Sharks & Other Fish

What are they?

Fish are aquatic animals that were among the first vertebrates (animals with a backbone) to evolve on Earth. They are divided into two broad groups: teleosts, which have a bony skeleton and symmetrical tail and include most familiar fish species, and elasmobranchs, which have a skeleton made of cartilage and include sharks, rays and skates. There are about 30,000 species in the two groups combined (equal to the number of all other vertebrate species combined) in existence today.

Bony Fish (Teleosts)

Bony fish are found around the world in both salt and fresh water, from the tropics to the Arctic and Antarctic, and from the coasts to the deepest parts of the ocean. They range in size from the pygmy goby, at one-third of an inch (9 millimeters), to the marlin, which can grow to nearly 12 feet (3.5 meters).

The behaviors and life cycle strategies of fish is almost as varied as the number of species. Some fish can survive being frozen for long periods, while others have adapted to life near hydrothermal vents. Some fish have even evolved mechanisms to deal with high levels of pollution.

Cartilaginous Fish (Elasmobranchs)

Sharks, skates, and rays are also found around the world and, unlike bony fishes, have a skeleton made of cartilage. They also lack the swim bladder found in other fish species, often relying instead on a large, oily liver to control their buoyancy.

There are about 500 species of sharks, several of which are among the most recognizable fish species on Earth, including the white shark, one of the ocean's largest predators, and the whale shark, which is the largest fish in the ocean. Because they are wide-ranging animals, many basic questions about sharks remain unanswered, including where many species migrate, when and where they mate and give birth, and what they eat. This lack of information has made it difficult to estimate shark populations and challenging to design conservation measures for even the most threatened species.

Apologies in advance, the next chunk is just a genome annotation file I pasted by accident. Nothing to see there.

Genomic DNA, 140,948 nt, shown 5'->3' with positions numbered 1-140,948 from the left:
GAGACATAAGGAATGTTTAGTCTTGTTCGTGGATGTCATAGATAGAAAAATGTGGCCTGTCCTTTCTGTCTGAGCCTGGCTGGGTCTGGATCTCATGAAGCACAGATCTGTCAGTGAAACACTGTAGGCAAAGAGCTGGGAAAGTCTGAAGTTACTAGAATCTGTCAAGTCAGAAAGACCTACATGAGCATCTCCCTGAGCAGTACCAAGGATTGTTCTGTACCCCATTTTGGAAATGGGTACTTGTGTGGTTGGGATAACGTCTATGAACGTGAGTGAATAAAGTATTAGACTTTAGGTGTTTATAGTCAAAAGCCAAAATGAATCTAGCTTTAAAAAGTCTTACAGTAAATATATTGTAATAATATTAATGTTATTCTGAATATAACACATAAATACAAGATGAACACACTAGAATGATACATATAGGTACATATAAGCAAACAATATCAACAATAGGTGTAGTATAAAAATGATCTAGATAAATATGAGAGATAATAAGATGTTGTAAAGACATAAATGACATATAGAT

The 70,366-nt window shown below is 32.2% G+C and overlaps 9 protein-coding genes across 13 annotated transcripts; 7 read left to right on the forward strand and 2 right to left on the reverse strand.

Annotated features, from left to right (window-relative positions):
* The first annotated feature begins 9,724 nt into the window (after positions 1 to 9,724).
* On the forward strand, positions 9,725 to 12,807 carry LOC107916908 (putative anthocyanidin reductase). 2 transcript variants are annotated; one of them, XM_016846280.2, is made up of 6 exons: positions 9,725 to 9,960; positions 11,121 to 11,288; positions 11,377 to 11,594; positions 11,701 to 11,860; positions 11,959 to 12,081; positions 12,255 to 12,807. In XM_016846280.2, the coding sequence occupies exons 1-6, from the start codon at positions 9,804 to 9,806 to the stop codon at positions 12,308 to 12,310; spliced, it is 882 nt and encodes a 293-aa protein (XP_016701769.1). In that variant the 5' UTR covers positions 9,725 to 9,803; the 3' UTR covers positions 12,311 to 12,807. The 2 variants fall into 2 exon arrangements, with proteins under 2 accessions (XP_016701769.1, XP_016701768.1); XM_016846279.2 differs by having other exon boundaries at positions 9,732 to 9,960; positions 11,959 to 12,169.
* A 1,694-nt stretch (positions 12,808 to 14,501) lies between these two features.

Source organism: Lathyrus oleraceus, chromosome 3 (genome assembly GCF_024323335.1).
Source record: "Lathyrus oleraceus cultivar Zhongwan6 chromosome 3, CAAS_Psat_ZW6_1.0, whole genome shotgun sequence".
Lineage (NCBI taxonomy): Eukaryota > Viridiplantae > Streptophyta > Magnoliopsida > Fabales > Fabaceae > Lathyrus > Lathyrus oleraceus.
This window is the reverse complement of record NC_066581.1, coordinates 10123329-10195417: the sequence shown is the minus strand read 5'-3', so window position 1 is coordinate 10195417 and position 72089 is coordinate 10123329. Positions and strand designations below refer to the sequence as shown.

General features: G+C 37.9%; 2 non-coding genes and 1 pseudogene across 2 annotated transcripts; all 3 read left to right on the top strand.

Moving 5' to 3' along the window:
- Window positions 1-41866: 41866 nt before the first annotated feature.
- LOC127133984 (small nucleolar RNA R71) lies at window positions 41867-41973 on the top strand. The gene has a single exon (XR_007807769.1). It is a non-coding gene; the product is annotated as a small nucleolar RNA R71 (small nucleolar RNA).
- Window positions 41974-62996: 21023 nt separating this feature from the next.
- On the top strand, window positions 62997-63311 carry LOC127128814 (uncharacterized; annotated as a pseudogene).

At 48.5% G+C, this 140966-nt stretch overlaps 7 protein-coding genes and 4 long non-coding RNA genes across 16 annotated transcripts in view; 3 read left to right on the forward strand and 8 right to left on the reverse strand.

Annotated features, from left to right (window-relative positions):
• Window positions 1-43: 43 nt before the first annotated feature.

Sharks are generally slow to mature—white sharks likely take at least 20 years to reach reproductive age—and only produce two to ten pups per litter. This means shark populations are especially vulnerable to human activities such as fishing. Each year, between 50 and 100 million sharks are killed, mainly for their fins, which are used to make a traditional Chinese soup. This level of harvesting is unsustainable and has dramatically reduced populations of many shark species around the world.

Why are they important?

Fish serve important ecological and economic functions. Ecologically, they are both predator and prey, providing food for other animals (including birds and land mammals), and serve to keep the numbers of prey species in check, many of which could destroy important ecosystems such as coral reefs and mangroves if their numbers are allowed to grow. At the same time, fish move nutrients through aquatic food webs and provide a link between ocean and terrestrial ecosystems.

The incredible diversity of fish species provides an important insurance policy for the ocean against changing conditions. This diversity means that fish as a group have evolved a wide range of behaviors and characteristics, from migratory behaviors to reproductive strategies. Many fish species have adapted the potential to survive a changing climate, varying levels of food availability, or even sudden pollution spills. Resilient ocean ecosystems in turn are able to provide critical services to humans, including storm and flood protection, nutrient and sediment cycling, carbon storage, and oxygen production.

Economically, fish are an important source of food for people around the world. An average of 20 percent of global protein demand is met by fish and shellfish, a number that has been rising faster than population growth in recent years. As a result, many parts of the ocean are over-fished, leading to localized collapses of marine ecosystems and a rising reliance on aquaculture and farm-raised fish. Fishing is also in important recreational and cultural activity that provides income to inland and coastal communities around the world.

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From Oceanus Magazine

The Secret Tuna Nursery

WHOI biologists and physical oceanographers combine expertise to reveal a place in the ocean where some tuna are born.

Sharks Take ‘Tunnels’ into the Depths

By tagging sharks, WHOI scientists have revealed their surprising behavior.

Mission to the Ocean Twilight Zone

The twilight zone is a part of the ocean 660 to 3,300 feet below the surface, where little sunlight can reach. It is deep and dark and cold, and the pressures there are enormous. Despite these challenging conditions, the twilight zone teems with life that helps support the ocean’s food web and is intertwined with Earth’s climate. Some countries are gearing up to exploit twilight zone fisheries, with unknown impacts for marine ecosystems and global climate. Scientists and engineers at Woods Hole Oceanographic Institution are poised to explore and investigate this hidden frontier.

The Marine Reserve Goldilocks Problem

To protect coral reefs, governments and conservationists are looking to establish networks of marine reserves, where fishing is prohibited. But…

When the Hunter Became the Hunted

In waters off Mexico’s Guadalupe Island, Woods Hole Oceanographic Institution (WHOI) engineers deployed the REMUS SharkCam, a torpedo-shaped robotic vehicle…


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